Helltaker – Review

Knock knock, it’s the Helltaker.

Games come out on Steam at a frightening pace. Blink, and you’ll be bombarded with lifeless platformers, anime girl visual novels and low effort RPG maker games. Helltaker, hidden amongst a sea of less than stellar titles, was released 3 weeks ago as of the time of writing, is free to play, and is a delightful little gem that’s worth playing. Developed by vanripper, who also worked on animations for Ronin and Immortal Planet, Helltaker is a puzzle game with an interesting premise. The player character wakes up one morning, filled with determination to gather a demon girl harem. A mighty goal. To gather the girls and live his dream, he must first dive headfirst into hell. Devilish trials, sliding block puzzles and demon girls await.

A man doing god’s work.

To complete a puzzle you must get to the demon girl within that level’s move limit. Failing to do so will have you, the Helltaker, smote by white-hot light. Navigating Hell is hard work, who’d have thought? New mechanics are drip-fed in from puzzle to puzzle, giving the player a lot to consider by the end. Generally, there are few solutions to each puzzle, requiring trial and error. Some later puzzles can be mildly frustrating but satisfying when a solution is found. Accessibility options are becoming more commonplace in games these days; this is something that vanripper has clearly taken note of. Being able to skip a stage you are stuck on with no negative effects will be a blessing to gamers who get stuck. Of course, this is a free to play game with only 10 stages. You can only do this so many times before you’ve gamed yourself and missed out on a significant portion of the experience. Stage 10 shifts from puzzle to a reflex/memorisation boss fight which could be a deal-breaker to those who grew used to the laid-back puzzle environment established throughout the game previously. As someone who dies repeatedly in Spelunky for fun, I personally enjoyed the boss fight.

An example of one of the main gameplay screens. Can you get to the girl in 23 moves?

To most, the striking art style will be the attribute that draws them to Helltaker. That and the cute demon girls. For a free game, there has clearly been a lot of love and care poured into the design of the characters, and the environment. As a puzzle game it’s important to effectively communicate what an object is, how it’s distinct from other objects and what properties it may have. The puzzles are presented in a grid-like fashion, and it’s easy to see the consequences of any moves you may make. Help is available at any time, simply press L or LB to consult any demon girls you’ve accumulated thus far. They’re not always helpful though, some just outright telling you to off yourself, some giving vague clues. The girls themselves are charming, distinct characters, each more entertaining than the last. There is already a vibrant community churning out fan art like it’s nobody’s business, which is refreshing for such a new game.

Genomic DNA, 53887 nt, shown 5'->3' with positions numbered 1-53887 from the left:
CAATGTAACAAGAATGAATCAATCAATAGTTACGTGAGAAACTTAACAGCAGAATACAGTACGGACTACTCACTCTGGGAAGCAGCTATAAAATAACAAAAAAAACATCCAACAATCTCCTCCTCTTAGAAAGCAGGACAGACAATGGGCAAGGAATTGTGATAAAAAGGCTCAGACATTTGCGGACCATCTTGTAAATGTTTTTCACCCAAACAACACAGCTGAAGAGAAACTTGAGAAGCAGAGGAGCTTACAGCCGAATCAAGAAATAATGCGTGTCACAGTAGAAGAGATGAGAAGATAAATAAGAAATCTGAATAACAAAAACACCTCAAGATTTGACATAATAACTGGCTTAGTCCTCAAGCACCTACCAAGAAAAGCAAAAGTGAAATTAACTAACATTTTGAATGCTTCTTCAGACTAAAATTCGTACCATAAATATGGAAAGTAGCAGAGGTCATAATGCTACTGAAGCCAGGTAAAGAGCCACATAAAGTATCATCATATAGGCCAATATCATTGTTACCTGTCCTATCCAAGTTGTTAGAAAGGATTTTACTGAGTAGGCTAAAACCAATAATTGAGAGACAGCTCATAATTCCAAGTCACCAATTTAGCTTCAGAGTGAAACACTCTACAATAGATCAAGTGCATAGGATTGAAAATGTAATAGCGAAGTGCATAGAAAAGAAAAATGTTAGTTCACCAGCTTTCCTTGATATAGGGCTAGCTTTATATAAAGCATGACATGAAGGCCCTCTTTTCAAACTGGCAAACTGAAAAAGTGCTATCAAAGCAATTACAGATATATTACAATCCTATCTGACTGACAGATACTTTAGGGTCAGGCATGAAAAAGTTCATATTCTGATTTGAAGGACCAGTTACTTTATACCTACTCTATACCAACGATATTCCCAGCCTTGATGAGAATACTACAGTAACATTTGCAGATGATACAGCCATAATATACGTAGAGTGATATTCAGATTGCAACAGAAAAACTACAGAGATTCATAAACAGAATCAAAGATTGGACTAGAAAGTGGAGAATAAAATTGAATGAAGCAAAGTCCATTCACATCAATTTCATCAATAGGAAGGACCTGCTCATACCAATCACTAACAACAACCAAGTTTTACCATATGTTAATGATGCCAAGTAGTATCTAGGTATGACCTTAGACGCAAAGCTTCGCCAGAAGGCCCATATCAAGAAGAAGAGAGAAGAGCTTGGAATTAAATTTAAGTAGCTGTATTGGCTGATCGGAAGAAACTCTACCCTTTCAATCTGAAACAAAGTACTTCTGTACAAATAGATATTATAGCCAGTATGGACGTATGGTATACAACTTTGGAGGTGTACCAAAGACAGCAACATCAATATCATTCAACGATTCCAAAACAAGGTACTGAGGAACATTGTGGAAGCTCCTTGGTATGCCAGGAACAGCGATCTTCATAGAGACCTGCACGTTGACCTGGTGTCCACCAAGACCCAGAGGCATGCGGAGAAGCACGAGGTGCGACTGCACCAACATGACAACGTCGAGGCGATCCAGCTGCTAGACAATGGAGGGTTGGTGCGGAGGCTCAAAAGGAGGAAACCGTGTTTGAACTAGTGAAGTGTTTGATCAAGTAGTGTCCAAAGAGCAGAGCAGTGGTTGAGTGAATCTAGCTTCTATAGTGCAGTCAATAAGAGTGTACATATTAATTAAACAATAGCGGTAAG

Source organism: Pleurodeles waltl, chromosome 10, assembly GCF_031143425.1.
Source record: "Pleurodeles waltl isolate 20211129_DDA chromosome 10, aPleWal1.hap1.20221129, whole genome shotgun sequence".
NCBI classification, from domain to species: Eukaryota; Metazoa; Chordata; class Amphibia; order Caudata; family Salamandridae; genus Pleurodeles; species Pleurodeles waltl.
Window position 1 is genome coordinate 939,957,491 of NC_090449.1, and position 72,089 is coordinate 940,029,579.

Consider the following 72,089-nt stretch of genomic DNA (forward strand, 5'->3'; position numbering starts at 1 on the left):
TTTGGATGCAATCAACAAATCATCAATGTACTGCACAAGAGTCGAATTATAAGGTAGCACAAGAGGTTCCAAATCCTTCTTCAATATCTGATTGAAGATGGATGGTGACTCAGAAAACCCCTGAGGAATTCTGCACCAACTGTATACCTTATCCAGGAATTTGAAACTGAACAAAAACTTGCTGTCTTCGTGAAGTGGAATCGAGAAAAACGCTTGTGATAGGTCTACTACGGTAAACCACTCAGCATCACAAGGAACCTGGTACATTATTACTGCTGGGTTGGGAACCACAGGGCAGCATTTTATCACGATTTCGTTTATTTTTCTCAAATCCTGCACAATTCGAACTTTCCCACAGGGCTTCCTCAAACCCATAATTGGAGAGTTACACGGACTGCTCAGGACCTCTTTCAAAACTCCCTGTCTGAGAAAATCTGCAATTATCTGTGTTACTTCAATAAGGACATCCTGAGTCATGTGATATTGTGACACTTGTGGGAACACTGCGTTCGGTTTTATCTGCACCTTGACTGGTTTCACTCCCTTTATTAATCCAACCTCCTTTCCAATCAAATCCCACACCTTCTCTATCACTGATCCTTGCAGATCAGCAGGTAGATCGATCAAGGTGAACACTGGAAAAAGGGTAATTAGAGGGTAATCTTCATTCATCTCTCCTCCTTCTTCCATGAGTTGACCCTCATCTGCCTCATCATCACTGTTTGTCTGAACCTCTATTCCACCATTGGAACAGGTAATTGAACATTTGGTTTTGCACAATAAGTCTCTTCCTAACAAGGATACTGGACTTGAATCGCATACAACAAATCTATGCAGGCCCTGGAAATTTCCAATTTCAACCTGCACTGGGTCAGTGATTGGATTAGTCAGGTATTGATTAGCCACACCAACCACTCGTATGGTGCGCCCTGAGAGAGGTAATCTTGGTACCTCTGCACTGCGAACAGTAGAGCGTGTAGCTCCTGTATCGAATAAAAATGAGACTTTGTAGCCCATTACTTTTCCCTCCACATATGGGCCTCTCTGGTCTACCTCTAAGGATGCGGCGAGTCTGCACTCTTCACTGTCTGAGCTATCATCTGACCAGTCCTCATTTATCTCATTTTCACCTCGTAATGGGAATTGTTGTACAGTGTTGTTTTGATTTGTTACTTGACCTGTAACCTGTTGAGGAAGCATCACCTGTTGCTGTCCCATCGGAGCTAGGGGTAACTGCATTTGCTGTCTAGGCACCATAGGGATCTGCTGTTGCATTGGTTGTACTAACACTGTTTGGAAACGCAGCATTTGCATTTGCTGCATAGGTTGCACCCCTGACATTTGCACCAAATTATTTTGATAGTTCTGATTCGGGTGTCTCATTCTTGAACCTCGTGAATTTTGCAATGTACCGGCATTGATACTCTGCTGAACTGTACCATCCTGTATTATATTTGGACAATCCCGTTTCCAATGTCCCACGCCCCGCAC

Either win her over, or have her brutally murder you on the spot. Good luck.

All in all, Helltaker is a great game. For the grand old price of £0, you get puzzles, incredibly entertaining flavour text, appealing visuals, and a pumping soundtrack by Mittsies (who might I add has the soundtrack on bandcamp.) In particular, the song that plays during puzzle-solving is an earworm, repeating endlessly as your character bops back and forth, taunting you for being unable to find a solution. If you’re inclined to spend additional money, you get concept art, developer commentary and a recipe for pancakes. Whether that is worth it is up to you. My only gripe with the game is that it is short, and by nature of it being a puzzle game with designed puzzles, replay value is limited once you know the solutions. I consider my two hours playing well spent, and recommend Helltaker to all that have the time to try it.


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